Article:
Subject: 1997 Craftsman garden tractor. 18 horse Kohler engine.
This beast needs a brake job and it looks to be a real bitch to get to
the transaxle housing mounted rotor and pads.
It appears that the best way might me to remove the bolts holding the
housing from the frame and drop the whole rear end, but maybe not. I
would appreciate hearing from anyone who has tackled this job. Thanks
Not sure which setup you have, but most of them the caliper drops out
the bottom with little effort and the friction material is then free.
Generally it is in a terrible place to work though, lifting the rear
of the tractor helps a lot. It isn't all that heavy, but still block &
jackstand it properly, it would still hurt. If you really want to
disassemble something, removing the fender pan would give good access
from the fop.
I have a John Deere 285 that has a small drum brake .. .. it not only
has worn out .. .. JD wants almost $100 for the BRAKE SHOES !! !! !!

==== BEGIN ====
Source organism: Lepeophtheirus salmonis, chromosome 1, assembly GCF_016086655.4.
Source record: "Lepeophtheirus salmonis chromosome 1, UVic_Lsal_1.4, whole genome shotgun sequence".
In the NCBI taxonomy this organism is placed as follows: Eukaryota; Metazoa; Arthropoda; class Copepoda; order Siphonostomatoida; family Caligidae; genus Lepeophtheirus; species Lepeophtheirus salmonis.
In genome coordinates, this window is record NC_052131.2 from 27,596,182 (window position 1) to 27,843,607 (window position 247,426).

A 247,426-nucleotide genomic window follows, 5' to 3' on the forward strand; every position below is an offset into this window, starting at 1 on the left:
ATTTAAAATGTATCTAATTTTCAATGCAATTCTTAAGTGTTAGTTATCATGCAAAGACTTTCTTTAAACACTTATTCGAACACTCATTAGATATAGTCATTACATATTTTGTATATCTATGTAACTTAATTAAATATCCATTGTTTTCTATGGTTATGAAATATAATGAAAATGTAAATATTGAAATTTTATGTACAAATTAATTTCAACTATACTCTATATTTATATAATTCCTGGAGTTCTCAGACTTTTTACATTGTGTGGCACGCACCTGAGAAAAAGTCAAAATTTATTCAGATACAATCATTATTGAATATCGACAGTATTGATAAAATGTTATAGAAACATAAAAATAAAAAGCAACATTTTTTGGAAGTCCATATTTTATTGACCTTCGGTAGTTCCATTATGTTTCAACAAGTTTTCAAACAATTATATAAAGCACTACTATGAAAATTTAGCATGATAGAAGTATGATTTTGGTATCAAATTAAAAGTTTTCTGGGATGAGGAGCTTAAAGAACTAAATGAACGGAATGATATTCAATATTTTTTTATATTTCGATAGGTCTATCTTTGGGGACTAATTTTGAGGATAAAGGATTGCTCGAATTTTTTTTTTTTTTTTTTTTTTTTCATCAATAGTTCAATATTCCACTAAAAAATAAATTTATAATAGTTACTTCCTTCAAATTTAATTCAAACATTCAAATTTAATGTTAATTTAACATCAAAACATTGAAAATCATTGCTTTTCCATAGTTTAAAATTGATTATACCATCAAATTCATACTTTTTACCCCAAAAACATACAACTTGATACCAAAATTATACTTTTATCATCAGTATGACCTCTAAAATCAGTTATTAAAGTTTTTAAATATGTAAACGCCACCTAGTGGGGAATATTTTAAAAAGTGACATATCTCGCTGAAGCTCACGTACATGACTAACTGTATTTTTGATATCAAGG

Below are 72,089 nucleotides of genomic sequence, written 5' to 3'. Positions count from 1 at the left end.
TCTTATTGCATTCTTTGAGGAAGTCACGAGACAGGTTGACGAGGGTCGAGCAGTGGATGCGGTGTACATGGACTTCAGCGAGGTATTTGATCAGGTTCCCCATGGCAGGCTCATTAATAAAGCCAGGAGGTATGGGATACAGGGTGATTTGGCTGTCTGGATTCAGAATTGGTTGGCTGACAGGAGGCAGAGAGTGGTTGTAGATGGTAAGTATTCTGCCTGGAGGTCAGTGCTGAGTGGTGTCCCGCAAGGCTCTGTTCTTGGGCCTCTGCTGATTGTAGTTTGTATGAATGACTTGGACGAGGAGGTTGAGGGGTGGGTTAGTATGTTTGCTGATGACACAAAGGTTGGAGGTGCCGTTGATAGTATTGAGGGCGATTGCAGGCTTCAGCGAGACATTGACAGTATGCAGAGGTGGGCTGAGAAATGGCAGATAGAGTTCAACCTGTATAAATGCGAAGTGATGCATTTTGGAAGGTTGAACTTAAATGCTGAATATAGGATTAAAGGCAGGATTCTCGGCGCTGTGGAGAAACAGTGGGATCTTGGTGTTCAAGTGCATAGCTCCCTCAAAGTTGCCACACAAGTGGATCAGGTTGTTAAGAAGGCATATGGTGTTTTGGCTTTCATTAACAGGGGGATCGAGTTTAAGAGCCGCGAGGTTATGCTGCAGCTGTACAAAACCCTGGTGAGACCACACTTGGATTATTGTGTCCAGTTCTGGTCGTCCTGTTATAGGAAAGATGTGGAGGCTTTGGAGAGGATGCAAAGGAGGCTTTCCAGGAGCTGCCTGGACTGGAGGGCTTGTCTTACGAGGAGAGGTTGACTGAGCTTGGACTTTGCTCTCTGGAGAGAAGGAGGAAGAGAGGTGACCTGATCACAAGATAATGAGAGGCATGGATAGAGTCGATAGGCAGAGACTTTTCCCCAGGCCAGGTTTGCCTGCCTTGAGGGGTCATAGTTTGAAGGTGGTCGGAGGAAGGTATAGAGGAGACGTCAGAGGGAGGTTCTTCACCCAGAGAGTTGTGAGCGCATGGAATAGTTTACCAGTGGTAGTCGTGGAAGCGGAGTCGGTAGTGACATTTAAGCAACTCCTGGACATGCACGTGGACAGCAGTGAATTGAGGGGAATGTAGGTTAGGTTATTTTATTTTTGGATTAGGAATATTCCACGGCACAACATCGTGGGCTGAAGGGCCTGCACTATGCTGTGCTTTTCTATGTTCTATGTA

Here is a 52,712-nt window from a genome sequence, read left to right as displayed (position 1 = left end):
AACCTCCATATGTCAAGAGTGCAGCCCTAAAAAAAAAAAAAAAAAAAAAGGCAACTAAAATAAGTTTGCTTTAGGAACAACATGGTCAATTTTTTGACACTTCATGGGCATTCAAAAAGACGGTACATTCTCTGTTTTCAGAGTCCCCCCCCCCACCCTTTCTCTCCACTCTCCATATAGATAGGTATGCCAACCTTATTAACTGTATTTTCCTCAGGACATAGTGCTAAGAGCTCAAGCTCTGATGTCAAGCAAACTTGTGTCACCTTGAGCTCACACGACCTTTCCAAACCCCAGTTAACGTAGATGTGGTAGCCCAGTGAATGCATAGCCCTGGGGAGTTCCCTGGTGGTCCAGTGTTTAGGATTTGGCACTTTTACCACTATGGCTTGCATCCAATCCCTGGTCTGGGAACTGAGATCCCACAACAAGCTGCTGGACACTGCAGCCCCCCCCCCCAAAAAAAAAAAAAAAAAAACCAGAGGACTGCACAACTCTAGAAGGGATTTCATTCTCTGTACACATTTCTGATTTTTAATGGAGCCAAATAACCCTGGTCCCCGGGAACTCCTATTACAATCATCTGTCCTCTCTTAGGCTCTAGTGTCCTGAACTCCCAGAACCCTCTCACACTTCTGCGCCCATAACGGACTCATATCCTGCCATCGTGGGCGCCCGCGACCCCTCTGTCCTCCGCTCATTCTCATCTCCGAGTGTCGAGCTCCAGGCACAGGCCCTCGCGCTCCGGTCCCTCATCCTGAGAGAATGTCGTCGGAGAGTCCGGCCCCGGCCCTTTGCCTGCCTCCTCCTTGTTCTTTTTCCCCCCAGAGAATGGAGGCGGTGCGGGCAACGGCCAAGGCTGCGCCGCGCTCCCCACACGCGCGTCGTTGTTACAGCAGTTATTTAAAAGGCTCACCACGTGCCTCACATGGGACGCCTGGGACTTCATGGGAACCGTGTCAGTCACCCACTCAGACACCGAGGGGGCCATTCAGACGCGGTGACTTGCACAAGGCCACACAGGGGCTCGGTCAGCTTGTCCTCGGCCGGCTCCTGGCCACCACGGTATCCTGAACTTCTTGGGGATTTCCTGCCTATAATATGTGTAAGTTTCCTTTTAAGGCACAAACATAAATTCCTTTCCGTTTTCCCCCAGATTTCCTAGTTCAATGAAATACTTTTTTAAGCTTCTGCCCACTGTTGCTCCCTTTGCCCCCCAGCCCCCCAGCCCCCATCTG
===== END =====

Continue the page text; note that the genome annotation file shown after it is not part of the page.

There is still plenty of friction material there, but it won't expand
enough to grab the drum .. .. SOOOOO .. .. we welded up the cam a bit
and ground it smooth, yielding more travel, hence more shoe expansion.
Worked like a charm.
I need brakes because sometimes I park on a steep incline and need to
lock the brakes. I need new pads because all the adjustment is used
up and the tractor still rolls downhill with the brake lock on.
Here is the parts page for what it is worth:
On Thu, 15 Jul 2010 16:03:55 -0700 (PDT), texas slacker
If you wore out the brakes from using them as a parking brake, I would
carefully check the actuating mechanism and cable. It sounds as if the
brakes were adjusted too tight or the cable was not releasing
completely, causing the brakes to always be dragging a bit.
I had to replace one about ten years ago on a similar model and it was
a very frustrating job. We use ours around the farm for hauling so it
gets more wear than the typical lawn-mowing machine. The break liner
had separated from the metal.
Very tight quarters to work in. I remember that jacking it up helped.
Removing the old one was bad enough but getting the replacement in was
worse. My hands were too big to get in to get the initial bolt into
the threads; it took my wife and I both working together, reaching in
from opposite sides of the tractor, to get it assembled.
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